By Karen Corry, Senior HR Consultant

The current election highlights significant potential shifts in employment law as outlined in the manifestos of the Labour and Conservative parties. These proposals could profoundly impact HR practices and employment legislation, potentially affecting Northern Ireland, where Great Britain’s practices often influence legislative decisions.

Labour Party Proposals

If Labour wins, their proposed reforms could dramatically reshape employment law. Key proposals include:

  • Allowing employees to claim unfair dismissal from day one, eliminating the current two-year service requirement.
  • Enhancing sick pay and parental leave benefits.
  • Strengthening protections for pregnant women, making it generally unlawful to dismiss them during pregnancy or within six months of returning to work.
  • Strengthening rights under the Transfer of Undertakings (Protection of Employment) regulations (TUPE).

Labour also plans to:

  • Abolish age-based tiers for the national minimum wage, ensuring all adult workers receive the highest applicable rate.
  • Implement an automatic default entitlement to flexible working from the first day of employment.
  • Extend the time limit for bringing tribunal claims from three months to six months, potentially increasing litigation volumes.

Additionally, Labour proposes to:

  • Eliminate the distinction between employee and worker statuses, affecting employers’ National Insurance and tax obligations while expanding comprehensive employment rights.
  • Introduce a new Race Equality Act to address pay disparities and equality issues.
  • Mandate ethnicity and disability pay gap reporting for larger employers and ban zero-hour contracts.

Labour’s manifesto also includes:

  • Provisions for collective grievances to be lodged with ACAS.
  • Relaxing trade union laws.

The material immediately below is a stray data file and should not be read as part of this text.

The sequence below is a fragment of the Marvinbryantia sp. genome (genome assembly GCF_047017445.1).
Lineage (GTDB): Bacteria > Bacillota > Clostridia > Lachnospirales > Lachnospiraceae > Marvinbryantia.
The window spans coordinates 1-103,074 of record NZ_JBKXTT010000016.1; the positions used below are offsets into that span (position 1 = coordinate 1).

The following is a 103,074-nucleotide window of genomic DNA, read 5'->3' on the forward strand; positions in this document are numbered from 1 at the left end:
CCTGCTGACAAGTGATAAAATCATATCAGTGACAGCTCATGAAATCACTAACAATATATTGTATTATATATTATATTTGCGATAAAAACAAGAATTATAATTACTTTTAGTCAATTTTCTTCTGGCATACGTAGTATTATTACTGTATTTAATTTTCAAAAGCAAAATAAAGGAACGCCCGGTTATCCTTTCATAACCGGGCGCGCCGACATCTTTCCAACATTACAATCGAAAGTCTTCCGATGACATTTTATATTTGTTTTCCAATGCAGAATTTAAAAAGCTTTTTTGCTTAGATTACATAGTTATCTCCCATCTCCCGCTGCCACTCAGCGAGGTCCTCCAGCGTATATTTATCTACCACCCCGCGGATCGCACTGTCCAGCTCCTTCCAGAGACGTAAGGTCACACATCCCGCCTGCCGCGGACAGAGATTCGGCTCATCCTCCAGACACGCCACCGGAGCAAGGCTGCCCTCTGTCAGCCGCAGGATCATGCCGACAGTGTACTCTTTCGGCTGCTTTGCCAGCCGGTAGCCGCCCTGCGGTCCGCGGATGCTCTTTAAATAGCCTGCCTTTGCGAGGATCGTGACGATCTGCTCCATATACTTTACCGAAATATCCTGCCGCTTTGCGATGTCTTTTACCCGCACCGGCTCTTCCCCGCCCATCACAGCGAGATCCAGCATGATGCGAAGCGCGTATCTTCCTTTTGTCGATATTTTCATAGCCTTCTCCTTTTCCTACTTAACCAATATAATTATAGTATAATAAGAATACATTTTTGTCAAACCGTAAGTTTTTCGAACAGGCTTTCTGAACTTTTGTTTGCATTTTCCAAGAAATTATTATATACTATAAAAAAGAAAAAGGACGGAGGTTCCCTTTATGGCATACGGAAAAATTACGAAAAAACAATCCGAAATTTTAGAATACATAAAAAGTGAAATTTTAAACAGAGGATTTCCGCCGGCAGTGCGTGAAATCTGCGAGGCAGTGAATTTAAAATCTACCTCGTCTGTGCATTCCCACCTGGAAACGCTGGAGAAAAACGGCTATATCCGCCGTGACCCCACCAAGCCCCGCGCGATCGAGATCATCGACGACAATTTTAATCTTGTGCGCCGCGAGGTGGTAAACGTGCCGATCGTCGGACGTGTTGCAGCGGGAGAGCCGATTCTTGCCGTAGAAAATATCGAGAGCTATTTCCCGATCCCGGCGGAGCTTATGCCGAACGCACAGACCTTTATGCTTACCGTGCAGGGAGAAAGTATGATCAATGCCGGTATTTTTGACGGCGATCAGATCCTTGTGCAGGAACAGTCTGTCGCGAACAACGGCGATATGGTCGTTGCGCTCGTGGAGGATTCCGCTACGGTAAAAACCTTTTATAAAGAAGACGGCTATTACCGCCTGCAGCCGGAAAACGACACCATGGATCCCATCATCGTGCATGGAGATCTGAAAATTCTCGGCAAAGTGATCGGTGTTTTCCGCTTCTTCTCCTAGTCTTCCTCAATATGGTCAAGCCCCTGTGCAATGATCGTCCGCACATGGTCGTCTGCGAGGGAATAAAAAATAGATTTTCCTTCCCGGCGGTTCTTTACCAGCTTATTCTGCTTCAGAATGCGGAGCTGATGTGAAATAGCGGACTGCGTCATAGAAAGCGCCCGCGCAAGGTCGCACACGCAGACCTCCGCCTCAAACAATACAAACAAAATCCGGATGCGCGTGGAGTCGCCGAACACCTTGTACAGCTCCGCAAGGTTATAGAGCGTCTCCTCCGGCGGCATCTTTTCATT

• Introducing a statutory right to disconnect from work to promote better work-life balance.
  • Mandating compulsory reporting on menopause action plans.

These proposals reflect Labour’s commitment to reshaping employment law in the UK, potentially setting a new precedent that could influence legislative developments in Northern Ireland over time. HR professionals and employers need to consider and adapt proactively to these potential legal changes and workplace dynamics.

Conservative Party Proposals

The Conservative Party’s manifesto outlines several pledges that could significantly impact HR and employment legislation if they are re-elected. Key proposals include:

  • A gradual reduction of national insurance rates by 2p by April 2027, with complete abolition for self-employed individuals.
  • Tying the National Living Wage to two-thirds of median earnings, potentially raising it to £13 per hour during their tenure.

In terms of employment law, the Conservatives plan to:

  • Uphold current policies while making adjustments, such as tightening access to fit notes for conditions like anxiety and depression and potentially reintroducing tribunal fees.
  • Clarify the definition of biological sex in the Equality Act.
  • Impose restrictions on non-compete clauses in employment contracts.